}
    }
   
    /**
     * Assign a value to the specified field via the corresponding mutator (if it exists);
     * otherwise, assign the value directly to the '$_values' protected array
     */
    public function __set($name, $value)
    {  
        if (!in_array($name, $this->_allowedFields)) {
            throw new EntityException('The field ' . $name . ' is not allowed for this entity.'); 
        }
        $mutator = 'set' . ucfirst($name);
        if (method_exists($this, $mutator) && is_callable(array($this, $mutator))) {
            $this->$mutator($value);          
        }
        else {
            $this->_values[$name] = $value;
        }   
    }
   
    /**
     * Get the value assigned to the specified field via the corresponding getter (if it exists);
    otherwise, get the value directly from the '$_values' protected array
     */
    public function __get($name)
    {
        if (!in_array($name, $this->_allowedFields)) {
            throw new EntityException('The field ' . $name . ' is not allowed for this entity.');   
        }
        $accessor = 'get' . ucfirst($name);
        if (method_exists($this, $accessor) && is_callable(array($this, $accessor))) {
            return $this->$accessor;   
        }
        return array_key_exists($name, $this->_values) ?
               $this->_values[$name] :
               null;
    }
   
    /**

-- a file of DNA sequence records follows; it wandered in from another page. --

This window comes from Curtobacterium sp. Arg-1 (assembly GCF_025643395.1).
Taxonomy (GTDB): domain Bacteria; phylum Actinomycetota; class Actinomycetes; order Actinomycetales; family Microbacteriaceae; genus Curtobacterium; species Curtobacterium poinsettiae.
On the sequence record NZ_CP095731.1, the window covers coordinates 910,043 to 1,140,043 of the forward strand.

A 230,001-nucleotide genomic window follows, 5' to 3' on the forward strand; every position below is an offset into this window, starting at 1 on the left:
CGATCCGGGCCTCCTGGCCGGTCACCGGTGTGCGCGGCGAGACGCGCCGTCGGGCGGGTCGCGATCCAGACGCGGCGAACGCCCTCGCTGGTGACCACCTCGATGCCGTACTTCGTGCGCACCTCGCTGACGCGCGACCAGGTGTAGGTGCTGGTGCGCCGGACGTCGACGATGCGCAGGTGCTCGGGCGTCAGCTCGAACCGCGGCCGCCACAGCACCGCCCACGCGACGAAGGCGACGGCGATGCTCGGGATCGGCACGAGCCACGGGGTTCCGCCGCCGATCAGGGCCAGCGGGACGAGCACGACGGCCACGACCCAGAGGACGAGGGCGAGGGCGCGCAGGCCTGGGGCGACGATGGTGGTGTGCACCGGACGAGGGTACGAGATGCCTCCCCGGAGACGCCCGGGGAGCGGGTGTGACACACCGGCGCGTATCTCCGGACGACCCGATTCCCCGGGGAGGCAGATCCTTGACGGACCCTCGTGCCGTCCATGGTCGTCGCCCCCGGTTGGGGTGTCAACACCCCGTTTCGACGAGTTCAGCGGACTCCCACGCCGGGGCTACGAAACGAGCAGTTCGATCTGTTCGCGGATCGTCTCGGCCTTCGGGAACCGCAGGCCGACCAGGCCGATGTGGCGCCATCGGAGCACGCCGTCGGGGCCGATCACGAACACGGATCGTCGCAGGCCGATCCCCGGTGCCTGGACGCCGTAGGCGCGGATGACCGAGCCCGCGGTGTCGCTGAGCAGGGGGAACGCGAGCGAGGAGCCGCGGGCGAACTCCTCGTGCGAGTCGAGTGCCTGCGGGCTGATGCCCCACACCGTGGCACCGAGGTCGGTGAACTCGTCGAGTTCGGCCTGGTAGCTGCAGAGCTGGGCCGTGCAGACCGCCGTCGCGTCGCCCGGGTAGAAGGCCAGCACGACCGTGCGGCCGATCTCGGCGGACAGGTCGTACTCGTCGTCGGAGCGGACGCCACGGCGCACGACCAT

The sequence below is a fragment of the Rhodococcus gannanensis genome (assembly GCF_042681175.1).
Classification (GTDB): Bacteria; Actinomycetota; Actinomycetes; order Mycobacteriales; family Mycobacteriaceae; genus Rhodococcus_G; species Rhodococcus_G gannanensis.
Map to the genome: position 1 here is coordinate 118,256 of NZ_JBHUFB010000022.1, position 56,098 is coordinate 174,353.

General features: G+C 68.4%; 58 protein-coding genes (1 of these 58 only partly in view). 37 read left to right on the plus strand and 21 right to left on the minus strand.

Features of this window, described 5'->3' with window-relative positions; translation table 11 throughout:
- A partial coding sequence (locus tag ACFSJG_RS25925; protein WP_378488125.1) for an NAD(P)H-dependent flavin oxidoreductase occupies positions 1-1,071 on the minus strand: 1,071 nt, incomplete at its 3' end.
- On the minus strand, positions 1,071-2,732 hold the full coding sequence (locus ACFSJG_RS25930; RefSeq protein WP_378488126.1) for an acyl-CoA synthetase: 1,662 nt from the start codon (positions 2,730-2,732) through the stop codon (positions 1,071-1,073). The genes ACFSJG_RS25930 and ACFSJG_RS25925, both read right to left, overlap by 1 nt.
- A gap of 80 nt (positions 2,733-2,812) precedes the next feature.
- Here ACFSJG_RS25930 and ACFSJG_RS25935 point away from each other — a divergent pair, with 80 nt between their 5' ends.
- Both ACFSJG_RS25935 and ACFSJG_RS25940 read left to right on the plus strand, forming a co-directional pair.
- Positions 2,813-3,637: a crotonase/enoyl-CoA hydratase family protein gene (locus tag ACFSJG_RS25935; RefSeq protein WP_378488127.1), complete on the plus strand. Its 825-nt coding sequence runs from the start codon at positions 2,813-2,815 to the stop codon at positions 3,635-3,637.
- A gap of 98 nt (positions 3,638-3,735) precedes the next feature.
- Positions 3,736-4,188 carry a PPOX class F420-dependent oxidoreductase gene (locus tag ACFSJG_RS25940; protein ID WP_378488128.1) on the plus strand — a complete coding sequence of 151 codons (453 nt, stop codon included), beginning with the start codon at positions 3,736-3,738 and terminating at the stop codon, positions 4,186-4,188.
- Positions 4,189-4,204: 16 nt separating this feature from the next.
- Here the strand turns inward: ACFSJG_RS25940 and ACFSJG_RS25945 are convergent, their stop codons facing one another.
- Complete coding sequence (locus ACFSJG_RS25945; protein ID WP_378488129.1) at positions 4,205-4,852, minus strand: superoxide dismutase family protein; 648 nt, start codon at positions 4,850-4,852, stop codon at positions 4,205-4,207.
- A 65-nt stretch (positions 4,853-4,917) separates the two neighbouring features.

* Get an associative array with the values assigned to the fields of the entity
     */
    public function toArray()
    {
        return $this->_values;
    }             
}

 

(EntityException.php)

<?php

class EntityException extends Exception {}

Mission accomplished, at least for the moment. With the inclusion of the above "EntityAbstract" class, I finished this quick review of the dependencies that the sample UoW requires to correctly do its business. So, what's next? Well, as you may have noticed, the earlier data mapper also injects a collaborator into its internals, which happens to be an instance of a database interface.

Since this interface and its eventual implementer(s) are tasked with talking directly to the persistence mechanism, it's necessary to show their respective definitions, so you can see how they sit down below the mapping layer. Don't be worried, though, as this will be done in the following section.

Now, go ahead and read the next few lines.  



 
 
>>> More PHP Articles          >>> More By Alejandro Gervasio